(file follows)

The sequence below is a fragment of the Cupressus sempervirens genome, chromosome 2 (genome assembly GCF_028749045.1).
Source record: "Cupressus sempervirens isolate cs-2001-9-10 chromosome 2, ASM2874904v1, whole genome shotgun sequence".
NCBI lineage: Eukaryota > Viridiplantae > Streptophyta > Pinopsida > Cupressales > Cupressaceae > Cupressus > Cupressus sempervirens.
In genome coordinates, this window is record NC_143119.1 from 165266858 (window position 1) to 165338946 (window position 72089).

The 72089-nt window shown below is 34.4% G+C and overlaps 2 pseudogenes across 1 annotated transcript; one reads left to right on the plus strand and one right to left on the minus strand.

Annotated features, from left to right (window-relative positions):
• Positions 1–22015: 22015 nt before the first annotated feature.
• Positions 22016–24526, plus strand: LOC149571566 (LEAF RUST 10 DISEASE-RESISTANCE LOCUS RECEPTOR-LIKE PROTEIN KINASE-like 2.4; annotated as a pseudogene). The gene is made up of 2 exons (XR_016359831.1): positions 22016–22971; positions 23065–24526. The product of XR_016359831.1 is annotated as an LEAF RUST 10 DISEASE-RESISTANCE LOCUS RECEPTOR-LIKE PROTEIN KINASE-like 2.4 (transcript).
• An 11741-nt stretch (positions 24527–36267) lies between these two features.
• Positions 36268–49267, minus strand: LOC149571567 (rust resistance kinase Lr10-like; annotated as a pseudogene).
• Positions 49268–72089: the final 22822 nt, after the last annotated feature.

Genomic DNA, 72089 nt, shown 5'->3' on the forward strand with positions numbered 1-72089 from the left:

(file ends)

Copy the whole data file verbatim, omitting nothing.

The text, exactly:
The sequence below is a fragment of the Cupressus sempervirens genome, chromosome 2 (genome assembly GCF_028749045.1).
Source record: "Cupressus sempervirens isolate cs-2001-9-10 chromosome 2, ASM2874904v1, whole genome shotgun sequence".
NCBI lineage: Eukaryota > Viridiplantae > Streptophyta > Pinopsida > Cupressales > Cupressaceae > Cupressus > Cupressus sempervirens.
In genome coordinates, this window is record NC_143119.1 from 165266858 (window position 1) to 165338946 (window position 72089).

The 72089-nt window shown below is 34.4% G+C and overlaps 2 pseudogenes across 1 annotated transcript; one reads left to right on the plus strand and one right to left on the minus strand.

Annotated features, from left to right (window-relative positions):
• Positions 1–22015: 22015 nt before the first annotated feature.
• Positions 22016–24526, plus strand: LOC149571566 (LEAF RUST 10 DISEASE-RESISTANCE LOCUS RECEPTOR-LIKE PROTEIN KINASE-like 2.4; annotated as a pseudogene). The gene is made up of 2 exons (XR_016359831.1): positions 22016–22971; positions 23065–24526. The product of XR_016359831.1 is annotated as an LEAF RUST 10 DISEASE-RESISTANCE LOCUS RECEPTOR-LIKE PROTEIN KINASE-like 2.4 (transcript).
• An 11741-nt stretch (positions 24527–36267) lies between these two features.
• Positions 36268–49267, minus strand: LOC149571567 (rust resistance kinase Lr10-like; annotated as a pseudogene).
• Positions 49268–72089: the final 22822 nt, after the last annotated feature.

Genomic DNA, 72089 nt, shown 5'->3' on the forward strand with positions numbered 1-72089 from the left: